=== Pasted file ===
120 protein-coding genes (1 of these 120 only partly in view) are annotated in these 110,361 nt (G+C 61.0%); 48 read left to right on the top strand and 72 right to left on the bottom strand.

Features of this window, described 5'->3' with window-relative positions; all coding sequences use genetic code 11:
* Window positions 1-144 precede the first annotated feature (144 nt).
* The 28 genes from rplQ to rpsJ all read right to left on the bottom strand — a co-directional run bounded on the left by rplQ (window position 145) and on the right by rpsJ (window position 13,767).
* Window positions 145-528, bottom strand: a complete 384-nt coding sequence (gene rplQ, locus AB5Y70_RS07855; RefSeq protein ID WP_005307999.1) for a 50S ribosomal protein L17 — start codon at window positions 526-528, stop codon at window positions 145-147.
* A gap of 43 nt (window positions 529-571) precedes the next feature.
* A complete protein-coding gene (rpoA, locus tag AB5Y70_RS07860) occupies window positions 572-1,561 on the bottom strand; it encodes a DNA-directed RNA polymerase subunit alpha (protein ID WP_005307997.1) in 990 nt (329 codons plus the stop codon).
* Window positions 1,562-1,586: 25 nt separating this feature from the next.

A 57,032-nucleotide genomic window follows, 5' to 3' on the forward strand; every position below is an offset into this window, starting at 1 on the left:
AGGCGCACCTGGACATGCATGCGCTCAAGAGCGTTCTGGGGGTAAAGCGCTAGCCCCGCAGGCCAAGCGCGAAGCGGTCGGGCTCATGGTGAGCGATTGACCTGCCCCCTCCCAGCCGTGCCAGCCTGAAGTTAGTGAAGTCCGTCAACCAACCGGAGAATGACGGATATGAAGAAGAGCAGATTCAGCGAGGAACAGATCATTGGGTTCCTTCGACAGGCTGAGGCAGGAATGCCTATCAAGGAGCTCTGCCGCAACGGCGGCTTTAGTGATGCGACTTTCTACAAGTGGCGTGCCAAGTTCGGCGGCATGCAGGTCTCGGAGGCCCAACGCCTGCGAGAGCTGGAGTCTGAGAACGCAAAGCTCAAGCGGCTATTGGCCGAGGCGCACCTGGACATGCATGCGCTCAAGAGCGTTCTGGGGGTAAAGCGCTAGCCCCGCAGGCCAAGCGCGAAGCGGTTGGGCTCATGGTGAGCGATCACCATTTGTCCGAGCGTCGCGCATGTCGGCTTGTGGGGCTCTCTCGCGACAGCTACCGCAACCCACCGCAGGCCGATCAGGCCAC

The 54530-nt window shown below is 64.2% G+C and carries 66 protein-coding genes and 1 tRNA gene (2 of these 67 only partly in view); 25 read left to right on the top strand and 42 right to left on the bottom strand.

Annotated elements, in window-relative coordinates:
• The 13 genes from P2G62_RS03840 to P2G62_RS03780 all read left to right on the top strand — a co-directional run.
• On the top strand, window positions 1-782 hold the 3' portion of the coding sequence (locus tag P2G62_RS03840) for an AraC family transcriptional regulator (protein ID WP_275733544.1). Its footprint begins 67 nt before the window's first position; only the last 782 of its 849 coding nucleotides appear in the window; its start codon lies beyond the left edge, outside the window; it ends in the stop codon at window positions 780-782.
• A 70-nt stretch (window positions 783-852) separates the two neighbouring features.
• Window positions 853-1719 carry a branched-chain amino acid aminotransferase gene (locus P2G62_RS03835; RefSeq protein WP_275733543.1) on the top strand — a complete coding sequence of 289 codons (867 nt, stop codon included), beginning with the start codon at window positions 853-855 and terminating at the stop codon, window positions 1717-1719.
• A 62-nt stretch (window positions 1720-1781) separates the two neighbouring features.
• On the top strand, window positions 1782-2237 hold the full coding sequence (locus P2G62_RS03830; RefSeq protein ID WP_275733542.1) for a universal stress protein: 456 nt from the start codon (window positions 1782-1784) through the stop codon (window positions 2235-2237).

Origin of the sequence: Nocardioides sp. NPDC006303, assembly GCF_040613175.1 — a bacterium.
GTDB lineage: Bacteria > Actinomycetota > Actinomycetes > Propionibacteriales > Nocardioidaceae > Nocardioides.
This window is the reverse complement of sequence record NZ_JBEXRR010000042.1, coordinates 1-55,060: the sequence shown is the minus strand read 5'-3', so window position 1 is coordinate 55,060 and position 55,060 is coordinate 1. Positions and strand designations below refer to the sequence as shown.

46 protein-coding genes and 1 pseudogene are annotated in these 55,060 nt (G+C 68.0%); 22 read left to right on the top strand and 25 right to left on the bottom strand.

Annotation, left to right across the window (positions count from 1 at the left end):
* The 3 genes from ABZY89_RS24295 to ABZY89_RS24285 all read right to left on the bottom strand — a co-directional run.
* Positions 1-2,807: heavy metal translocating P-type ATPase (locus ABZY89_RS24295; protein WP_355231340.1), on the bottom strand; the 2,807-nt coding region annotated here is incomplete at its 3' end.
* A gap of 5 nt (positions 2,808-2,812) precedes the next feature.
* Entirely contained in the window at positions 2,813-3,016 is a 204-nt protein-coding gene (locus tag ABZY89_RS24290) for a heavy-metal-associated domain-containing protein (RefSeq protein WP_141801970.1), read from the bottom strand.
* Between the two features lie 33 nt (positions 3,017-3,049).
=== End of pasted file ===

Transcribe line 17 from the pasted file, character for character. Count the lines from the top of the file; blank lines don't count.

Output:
• A 62-nt stretch (window positions 1720-1781) separates the two neighbouring features.